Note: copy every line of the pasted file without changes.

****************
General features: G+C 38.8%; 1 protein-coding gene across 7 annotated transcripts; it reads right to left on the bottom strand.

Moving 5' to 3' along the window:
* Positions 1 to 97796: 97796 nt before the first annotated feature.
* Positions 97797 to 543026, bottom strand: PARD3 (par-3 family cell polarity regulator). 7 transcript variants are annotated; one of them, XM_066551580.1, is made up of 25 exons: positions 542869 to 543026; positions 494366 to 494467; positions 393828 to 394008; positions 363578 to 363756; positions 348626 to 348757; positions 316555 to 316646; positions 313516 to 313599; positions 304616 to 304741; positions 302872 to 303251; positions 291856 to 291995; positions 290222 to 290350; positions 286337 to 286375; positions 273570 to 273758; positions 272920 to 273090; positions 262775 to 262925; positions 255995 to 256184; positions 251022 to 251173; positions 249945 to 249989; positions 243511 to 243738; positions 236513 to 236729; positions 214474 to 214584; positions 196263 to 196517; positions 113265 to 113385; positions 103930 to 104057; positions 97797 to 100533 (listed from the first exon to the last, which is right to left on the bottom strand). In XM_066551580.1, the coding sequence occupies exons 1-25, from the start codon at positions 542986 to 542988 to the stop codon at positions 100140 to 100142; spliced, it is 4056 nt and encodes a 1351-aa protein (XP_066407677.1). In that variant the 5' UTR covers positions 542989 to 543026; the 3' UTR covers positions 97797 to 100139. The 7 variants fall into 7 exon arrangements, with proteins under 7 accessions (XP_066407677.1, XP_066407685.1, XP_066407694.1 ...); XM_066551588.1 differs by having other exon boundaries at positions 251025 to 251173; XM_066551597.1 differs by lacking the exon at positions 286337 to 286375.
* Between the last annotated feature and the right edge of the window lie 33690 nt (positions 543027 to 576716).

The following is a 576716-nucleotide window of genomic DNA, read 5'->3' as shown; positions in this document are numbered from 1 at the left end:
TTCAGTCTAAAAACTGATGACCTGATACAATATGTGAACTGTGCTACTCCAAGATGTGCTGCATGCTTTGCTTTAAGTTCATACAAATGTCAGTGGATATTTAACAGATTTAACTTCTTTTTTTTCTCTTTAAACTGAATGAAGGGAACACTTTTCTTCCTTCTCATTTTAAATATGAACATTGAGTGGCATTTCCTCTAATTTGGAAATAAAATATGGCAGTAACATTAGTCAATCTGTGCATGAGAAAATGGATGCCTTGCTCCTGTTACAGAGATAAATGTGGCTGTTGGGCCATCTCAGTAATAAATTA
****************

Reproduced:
General features: G+C 38.8%; 1 protein-coding gene across 7 annotated transcripts; it reads right to left on the bottom strand.

Moving 5' to 3' along the window:
* Positions 1 to 97796: 97796 nt before the first annotated feature.
* Positions 97797 to 543026, bottom strand: PARD3 (par-3 family cell polarity regulator). 7 transcript variants are annotated; one of them, XM_066551580.1, is made up of 25 exons: positions 542869 to 543026; positions 494366 to 494467; positions 393828 to 394008; positions 363578 to 363756; positions 348626 to 348757; positions 316555 to 316646; positions 313516 to 313599; positions 304616 to 304741; positions 302872 to 303251; positions 291856 to 291995; positions 290222 to 290350; positions 286337 to 286375; positions 273570 to 273758; positions 272920 to 273090; positions 262775 to 262925; positions 255995 to 256184; positions 251022 to 251173; positions 249945 to 249989; positions 243511 to 243738; positions 236513 to 236729; positions 214474 to 214584; positions 196263 to 196517; positions 113265 to 113385; positions 103930 to 104057; positions 97797 to 100533 (listed from the first exon to the last, which is right to left on the bottom strand). In XM_066551580.1, the coding sequence occupies exons 1-25, from the start codon at positions 542986 to 542988 to the stop codon at positions 100140 to 100142; spliced, it is 4056 nt and encodes a 1351-aa protein (XP_066407677.1). In that variant the 5' UTR covers positions 542989 to 543026; the 3' UTR covers positions 97797 to 100139. The 7 variants fall into 7 exon arrangements, with proteins under 7 accessions (XP_066407677.1, XP_066407685.1, XP_066407694.1 ...); XM_066551588.1 differs by having other exon boundaries at positions 251025 to 251173; XM_066551597.1 differs by lacking the exon at positions 286337 to 286375.
* Between the last annotated feature and the right edge of the window lie 33690 nt (positions 543027 to 576716).

The following is a 576716-nucleotide window of genomic DNA, read 5'->3' as shown; positions in this document are numbered from 1 at the left end:
TTCAGTCTAAAAACTGATGACCTGATACAATATGTGAACTGTGCTACTCCAAGATGTGCTGCATGCTTTGCTTTAAGTTCATACAAATGTCAGTGGATATTTAACAGATTTAACTTCTTTTTTTTCTCTTTAAACTGAATGAAGGGAACACTTTTCTTCCTTCTCATTTTAAATATGAACATTGAGTGGCATTTCCTCTAATTTGGAAATAAAATATGGCAGTAACATTAGTCAATCTGTGCATGAGAAAATGGATGCCTTGCTCCTGTTACAGAGATAAATGTGGCTGTTGGGCCATCTCAGTAATAAATTA